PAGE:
Advent Reflections: Joy 3

Daily Office texts: Zechariah 3:1-10; Revelation 4:1-8; Matthew 24:45-51.

Then he showed me Joshua the high priest standing before the angel of the LORD, and Satan standing at his right side to accuse him. The LORD said to Satan, “The LORD rebuke you, Satan! The LORD, who has chosen Jerusalem, rebuke you! Is not this man a burning stick snatched from the fire?” Now Joshua was dressed in filthy clothes as he stood before the angel. The angel said to those who were standing before him, “Take off his filthy clothes.” Then he said to Joshua, “See, I have taken away your sin, and I will put fine garments on you.”

—Zechariah 3:1-4 (TNIV)

This week we have been talking about Christian joy. On Monday we talked about the joy that comes from what God has already done for us in Jesus. Yesterday we talked about the future basis of our joy, the joy we derive from what God will do when he returns again to complete the redemptive work he started. Did you notice that at an even more fundamental level, Christian joy is based first and foremost on knowledge and trust, the kind of knowledge and trust that comes from a deep and intimate relationship with someone else? You cannot manufacture joy or turn it on and off like a light bulb. That kind of “joy” would be false and of no help at all. Joy, real joy, comes from a knowledge and trust that something or someone is trustworthy and true and you do not develop that kind of knowledge in a superficial relationship. As with anything else in life, the only way you are going to find out if something is true is to take the plunge and discover it for yourself.

Consider today’s excerpt from Zechariah. In vivid prophetic language, God speaks through his prophet to his broken and hurting people in exile. At its root, our exile from God is caused by human sin and here we see God promising to end our exile by taking away our sin. The end of our exile will not last for a span of years but forever, and God has promised to do this for us because he knows we cannot do it by ourselves. He wants our exile to end because he created us to have a relationship with him, the kind that is appropriate for a Creator and his creatures. For those who knew God in Zechariah’s day, this prophetic message would have given them great joy, even as they were living in exile, precisely because they knew God, and in the course of their relationship with him, had found him to be trustworthy and true. Otherwise, there would be no real basis for joy in the above passage. Did you find the joy in reading it, in knowing that God has taken away your sin?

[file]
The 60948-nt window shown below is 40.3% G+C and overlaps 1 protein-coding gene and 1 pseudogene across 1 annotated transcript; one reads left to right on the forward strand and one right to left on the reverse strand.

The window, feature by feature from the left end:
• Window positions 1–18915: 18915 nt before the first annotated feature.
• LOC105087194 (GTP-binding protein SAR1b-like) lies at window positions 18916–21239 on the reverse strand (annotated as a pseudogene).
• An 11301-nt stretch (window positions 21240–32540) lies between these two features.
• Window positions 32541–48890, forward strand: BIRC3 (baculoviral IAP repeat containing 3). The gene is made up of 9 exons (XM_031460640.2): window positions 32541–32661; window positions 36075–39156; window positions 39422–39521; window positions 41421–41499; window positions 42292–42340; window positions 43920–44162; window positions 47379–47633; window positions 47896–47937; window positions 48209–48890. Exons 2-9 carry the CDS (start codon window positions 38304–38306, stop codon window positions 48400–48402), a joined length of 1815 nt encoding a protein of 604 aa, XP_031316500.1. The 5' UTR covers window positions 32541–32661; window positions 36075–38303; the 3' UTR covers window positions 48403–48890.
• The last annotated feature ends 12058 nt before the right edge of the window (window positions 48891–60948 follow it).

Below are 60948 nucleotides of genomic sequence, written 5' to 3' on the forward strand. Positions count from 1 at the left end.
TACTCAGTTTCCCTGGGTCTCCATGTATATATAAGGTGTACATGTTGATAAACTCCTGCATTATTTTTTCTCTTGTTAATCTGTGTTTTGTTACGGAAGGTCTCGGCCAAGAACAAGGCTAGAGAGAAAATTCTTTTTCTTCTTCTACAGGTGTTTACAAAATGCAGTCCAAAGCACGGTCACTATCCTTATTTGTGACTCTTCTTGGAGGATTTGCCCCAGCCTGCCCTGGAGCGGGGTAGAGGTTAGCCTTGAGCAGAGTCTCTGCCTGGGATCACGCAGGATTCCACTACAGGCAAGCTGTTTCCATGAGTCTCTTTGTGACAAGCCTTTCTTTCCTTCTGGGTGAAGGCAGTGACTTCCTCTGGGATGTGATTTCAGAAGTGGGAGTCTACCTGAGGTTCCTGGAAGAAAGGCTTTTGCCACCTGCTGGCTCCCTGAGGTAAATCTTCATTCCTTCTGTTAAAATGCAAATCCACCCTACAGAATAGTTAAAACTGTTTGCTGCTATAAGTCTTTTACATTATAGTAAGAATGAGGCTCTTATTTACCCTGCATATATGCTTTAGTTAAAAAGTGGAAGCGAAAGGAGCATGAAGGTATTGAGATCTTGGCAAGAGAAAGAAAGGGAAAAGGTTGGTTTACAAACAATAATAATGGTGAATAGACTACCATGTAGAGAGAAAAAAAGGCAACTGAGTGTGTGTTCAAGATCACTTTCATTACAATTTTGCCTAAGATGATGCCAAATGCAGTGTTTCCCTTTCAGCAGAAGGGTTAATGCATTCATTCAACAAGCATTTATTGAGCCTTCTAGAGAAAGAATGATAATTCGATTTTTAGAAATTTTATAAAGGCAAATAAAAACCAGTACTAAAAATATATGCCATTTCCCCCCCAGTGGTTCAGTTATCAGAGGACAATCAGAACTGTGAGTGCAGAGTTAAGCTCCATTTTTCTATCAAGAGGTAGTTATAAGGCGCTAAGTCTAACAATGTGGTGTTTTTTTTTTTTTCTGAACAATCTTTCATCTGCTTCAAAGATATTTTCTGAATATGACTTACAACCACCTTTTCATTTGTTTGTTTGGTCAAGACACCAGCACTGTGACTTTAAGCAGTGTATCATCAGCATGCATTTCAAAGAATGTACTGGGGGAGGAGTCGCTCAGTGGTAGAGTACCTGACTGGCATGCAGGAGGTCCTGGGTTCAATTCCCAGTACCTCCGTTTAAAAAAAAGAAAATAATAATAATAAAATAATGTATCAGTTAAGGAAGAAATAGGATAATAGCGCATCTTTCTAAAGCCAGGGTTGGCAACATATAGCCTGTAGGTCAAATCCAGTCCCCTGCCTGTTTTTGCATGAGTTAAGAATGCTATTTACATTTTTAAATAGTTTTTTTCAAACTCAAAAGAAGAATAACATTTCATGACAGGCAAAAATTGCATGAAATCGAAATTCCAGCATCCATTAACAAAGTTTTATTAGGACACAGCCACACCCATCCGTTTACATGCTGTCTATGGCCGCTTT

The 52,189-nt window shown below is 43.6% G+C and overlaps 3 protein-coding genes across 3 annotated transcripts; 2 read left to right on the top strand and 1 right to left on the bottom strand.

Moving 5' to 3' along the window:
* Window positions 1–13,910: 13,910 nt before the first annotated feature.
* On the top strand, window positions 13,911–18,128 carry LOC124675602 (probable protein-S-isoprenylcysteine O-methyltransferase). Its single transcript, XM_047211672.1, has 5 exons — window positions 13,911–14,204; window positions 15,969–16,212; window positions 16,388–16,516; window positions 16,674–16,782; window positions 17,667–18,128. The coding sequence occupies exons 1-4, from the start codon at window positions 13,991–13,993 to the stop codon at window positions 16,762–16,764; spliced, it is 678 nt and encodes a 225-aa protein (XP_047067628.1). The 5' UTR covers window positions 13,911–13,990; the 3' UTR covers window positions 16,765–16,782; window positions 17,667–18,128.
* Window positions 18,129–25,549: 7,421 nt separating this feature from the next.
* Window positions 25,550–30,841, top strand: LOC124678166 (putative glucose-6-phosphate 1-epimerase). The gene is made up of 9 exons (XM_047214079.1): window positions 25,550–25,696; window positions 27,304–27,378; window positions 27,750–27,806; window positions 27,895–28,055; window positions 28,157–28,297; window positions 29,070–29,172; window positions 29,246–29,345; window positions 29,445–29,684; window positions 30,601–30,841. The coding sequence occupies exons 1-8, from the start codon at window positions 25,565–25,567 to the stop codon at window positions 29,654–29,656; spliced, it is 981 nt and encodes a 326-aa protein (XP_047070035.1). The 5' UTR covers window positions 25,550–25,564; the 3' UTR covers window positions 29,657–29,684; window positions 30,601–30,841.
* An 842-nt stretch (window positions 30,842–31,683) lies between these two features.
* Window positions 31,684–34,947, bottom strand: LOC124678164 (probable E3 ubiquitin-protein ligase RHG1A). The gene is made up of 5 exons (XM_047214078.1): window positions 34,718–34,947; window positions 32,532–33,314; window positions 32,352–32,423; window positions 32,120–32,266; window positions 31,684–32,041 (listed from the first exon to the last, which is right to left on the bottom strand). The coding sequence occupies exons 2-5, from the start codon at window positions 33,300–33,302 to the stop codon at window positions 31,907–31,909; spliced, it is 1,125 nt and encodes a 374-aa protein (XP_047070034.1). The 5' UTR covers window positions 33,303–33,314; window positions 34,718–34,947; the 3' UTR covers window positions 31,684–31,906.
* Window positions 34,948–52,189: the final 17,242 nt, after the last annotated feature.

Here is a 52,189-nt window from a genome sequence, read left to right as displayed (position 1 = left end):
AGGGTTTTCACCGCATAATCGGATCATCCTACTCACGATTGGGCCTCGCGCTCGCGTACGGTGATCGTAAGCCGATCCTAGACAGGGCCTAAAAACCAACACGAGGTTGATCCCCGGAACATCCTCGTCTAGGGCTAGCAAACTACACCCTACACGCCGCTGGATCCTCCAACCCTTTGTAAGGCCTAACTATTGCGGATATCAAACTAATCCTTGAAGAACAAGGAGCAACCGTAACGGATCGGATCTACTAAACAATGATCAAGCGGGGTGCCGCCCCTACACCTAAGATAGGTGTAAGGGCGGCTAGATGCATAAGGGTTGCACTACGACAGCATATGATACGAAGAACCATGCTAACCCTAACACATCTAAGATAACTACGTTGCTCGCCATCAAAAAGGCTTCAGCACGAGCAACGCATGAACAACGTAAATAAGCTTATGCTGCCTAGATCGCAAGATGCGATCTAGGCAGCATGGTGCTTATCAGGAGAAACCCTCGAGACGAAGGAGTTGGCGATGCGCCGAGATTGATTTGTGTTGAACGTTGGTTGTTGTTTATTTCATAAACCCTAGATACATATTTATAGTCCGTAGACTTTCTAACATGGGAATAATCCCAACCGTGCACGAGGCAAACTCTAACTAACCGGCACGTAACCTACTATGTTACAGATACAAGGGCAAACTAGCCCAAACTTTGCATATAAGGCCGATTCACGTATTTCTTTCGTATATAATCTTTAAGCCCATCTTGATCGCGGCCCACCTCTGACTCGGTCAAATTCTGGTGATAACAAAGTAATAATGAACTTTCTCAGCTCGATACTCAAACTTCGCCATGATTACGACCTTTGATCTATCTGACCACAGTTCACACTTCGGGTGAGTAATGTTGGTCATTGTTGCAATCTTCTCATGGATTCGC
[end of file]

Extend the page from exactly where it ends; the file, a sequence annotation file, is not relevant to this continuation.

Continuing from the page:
Or consider the following prayer by Dr. Johnson, that great 18th century literary figure:

And, O Lord, grant unto me that am now about to return to the common comforts and business of the world, such moderation in all enjoyments, such diligence in honest labour, and such purity of mind that amidst the changes, miseries, or pleasures of life I may keep my mind fixed upon thee, and improve every day in grace till I shall be received into thy kingdom of eternal happiness.

—From Doctor Johnson’s Prayers

Here we see the kind of intimate knowledge that is capable of producing joy. There is a humility to this prayer, along with a deep abiding trust in God. You cannot develop this kind of trust and humility standing on the sidelines looking for God. You have to enter the playing field and get yourself muddy. As a self-check, what do you think of this prayer? What kinds of thoughts and feelings, if any, does it evoke for you? Do you see how it can reflect the joy in God that Dr. Johnson surely must have felt? How you answer these questions will give you keen insight into the state of your relationship with the Living God, and what basis, if any, you have for real joy.

Christian joy allows us to walk in the midst of our desolation and exile. Each one of us has our own hurts, failings, missed opportunities, weaknesses, and struggles with which we must deal. Christians are not immune to human infirmity nor do we claim any special privilege or status in that regard. Christians who have joy, however, have found the secret. We realize that God is greater than the brokenness of our lives and this world. We realize he has done something about all that can go wrong with our hearts and our lives, and that we are redeemed people despite our failures and desolation.

What is desolate in your life and how are you dealing with it? Do you have the joy that each one of us craves? Any joy that is not based ultimately on Christ will fail us at one point or another. Real Christian joy never does because it is based on Him who is eternal and life-giving. I pray that you may come to know Christ’s joy if you do not know it already. Once you have it, you will never want to let it go.

Prayer: Through him he has called us out of darkness into the light, out of ignorance into the knowledge of his glory, so that we might hope, Lord, in your name, for it is the foundation of all creation.

—Clement of Rome (ca. late 1st century)